The Apocryphal History of the Llamas of Sutter's Mill
When gold was discovered in the tail race of John Sutter's sawmill in 1848, the news of his good fortune spread far and wide. Soon people from all over the world were rushing to the California gold country hoping to strike it rich! Within a few short years mining camps became towns - towns became cities - and California became the 31st State to join the Union.
Back east in New England, John Sutter's younger brother Harold was eking out a meager living as an itinerant banjo salesman. Dixieland banjo music was quite popular in those days - but not among those who lived in New England. So Harold would read the letters sent by his adventurous California brother and dream of the day when he too could go west to seek his destiny. Alas, Harold had an aversion to long overland travel - the idea of walking to California beside a covered wagon full of banjos was simply out of the question.
Then one day while he was doggedly peddling his banjos along the New York City waterfront to sailors from distant lands, Harold spied a notice tacked to a post:
In an instant, Harold knew that he had found the way out of his banjo sales slump!! Without hesitation, he booked passage on the Great Republic, and in 1853 Harold Sutter sailed for California together with several wooden crates filled with the best New England banjos.
Clippers were the fastest ships afloat in those days, with tall masts and billowing sails. A scale model of the Great Republic can now be seen prominently displayed in a seaside hotel lobby in Monterey, California. But in 1853, an ocean voyage to California via Cape Horn was so long that even a fast Clipper was compelled to stop periodically to take on fresh supplies of food and water.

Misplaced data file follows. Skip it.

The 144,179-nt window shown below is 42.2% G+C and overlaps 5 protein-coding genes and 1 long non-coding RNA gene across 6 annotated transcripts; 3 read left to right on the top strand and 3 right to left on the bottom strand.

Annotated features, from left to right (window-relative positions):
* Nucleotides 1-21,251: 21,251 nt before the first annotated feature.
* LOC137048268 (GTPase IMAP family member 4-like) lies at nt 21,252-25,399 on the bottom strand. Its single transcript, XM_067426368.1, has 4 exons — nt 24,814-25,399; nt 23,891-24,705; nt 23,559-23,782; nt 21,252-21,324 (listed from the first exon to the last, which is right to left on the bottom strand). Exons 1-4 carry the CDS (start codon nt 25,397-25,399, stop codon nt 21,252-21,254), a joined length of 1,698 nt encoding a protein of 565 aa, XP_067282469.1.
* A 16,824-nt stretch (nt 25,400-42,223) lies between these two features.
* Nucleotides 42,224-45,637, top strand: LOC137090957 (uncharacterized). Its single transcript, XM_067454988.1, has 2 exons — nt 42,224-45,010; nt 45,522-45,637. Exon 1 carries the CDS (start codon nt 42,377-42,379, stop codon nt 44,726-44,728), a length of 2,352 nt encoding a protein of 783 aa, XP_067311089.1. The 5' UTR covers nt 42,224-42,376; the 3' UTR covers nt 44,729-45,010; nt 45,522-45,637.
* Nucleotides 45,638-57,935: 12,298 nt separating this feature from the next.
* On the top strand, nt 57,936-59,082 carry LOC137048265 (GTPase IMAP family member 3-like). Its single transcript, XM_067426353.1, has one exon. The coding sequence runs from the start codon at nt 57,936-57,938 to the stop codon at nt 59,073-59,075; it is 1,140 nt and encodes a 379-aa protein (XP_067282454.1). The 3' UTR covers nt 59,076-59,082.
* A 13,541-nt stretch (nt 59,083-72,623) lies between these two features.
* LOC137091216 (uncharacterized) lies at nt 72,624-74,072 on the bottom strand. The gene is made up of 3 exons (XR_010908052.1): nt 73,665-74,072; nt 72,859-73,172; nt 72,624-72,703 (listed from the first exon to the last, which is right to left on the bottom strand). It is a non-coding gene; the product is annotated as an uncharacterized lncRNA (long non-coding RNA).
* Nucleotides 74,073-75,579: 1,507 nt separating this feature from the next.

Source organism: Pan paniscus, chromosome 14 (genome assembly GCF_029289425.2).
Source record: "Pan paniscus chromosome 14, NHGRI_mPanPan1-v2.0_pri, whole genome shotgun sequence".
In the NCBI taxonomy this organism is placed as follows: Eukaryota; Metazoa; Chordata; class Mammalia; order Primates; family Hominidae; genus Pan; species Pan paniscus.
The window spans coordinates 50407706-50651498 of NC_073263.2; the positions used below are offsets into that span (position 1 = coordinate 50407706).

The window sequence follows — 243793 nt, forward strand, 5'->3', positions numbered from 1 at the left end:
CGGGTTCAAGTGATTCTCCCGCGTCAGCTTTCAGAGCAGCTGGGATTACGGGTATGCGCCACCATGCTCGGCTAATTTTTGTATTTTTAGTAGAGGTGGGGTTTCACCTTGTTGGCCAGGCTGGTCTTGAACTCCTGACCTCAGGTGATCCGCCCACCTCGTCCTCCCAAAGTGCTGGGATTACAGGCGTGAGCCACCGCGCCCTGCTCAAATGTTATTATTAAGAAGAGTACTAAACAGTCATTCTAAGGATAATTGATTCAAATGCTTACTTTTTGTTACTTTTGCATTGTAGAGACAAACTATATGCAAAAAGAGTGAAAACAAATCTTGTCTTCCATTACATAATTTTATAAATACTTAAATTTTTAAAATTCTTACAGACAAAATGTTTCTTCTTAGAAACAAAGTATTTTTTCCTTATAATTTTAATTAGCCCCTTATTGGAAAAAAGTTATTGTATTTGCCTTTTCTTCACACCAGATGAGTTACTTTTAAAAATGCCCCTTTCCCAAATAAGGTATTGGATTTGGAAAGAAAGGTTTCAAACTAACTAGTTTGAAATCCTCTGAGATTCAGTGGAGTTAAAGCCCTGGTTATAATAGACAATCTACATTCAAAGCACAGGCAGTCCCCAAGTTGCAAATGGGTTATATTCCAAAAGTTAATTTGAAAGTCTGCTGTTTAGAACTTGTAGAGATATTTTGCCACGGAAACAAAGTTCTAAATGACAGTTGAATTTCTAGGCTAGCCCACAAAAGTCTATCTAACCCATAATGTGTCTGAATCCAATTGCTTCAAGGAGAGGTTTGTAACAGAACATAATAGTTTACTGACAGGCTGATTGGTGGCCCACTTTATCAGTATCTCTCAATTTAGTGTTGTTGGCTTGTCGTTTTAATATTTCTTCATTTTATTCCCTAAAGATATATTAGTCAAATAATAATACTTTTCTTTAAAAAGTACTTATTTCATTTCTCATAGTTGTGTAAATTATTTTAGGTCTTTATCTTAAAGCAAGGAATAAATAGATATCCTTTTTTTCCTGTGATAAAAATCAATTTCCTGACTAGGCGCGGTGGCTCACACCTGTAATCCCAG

It was on the occasion of such a layover along the coast of Bolivia that Harold made a remarkable discovery - Llamas!! For thousands of years the native people of the Andes Mountains had relied upon llamas as their only beast of burden. As Harold beheld these graceful camel-cousins in long pack strings carrying silver ore up and down treacherous mountain paths, he knew that llamas were just what he needed to haul his banjos into the California gold country!
And so it was that the crowd of onlookers exclaimed in amazement as Harold Sutter led his string of banjo pack llamas down the gang plank of the Great Republic, along the San Francisco Embarcadero, and into the apocryphal history of California.
Harold, his banjos, and his llamas eventually found their way to brother John Sutter's sawmill. The banjos were a big hit with the miners who, by that time, had become a rather surly lot for lack of good musical entertainment. And Harold's llamas were used by the miners to reach remote gold mining sites that might not otherwise have contributed their buried treasure to the wealth and prosperity of present day California.
Yes, California owes a lot to Harold Sutter. Its position as a world renowned entertainment Mecca and a land of peace and prosperity can be traced directly to the early contributions made by Harold Sutter and his banjo pack llamas.
Sutter's Mill Llama Company is located on the high ground two miles south of Lotus, California at the very spot where some say Harold Sutter first settled with his llamas in 1853. Many of our llamas may be descended from that first Bolivian pack string, and we're proud to continue the Harold Sutter tradition of hard work and fun times with llamas in the California gold country.
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Sutter's Mill Llama Ranch
4790 Luneman Road - Placerville, CA 95667
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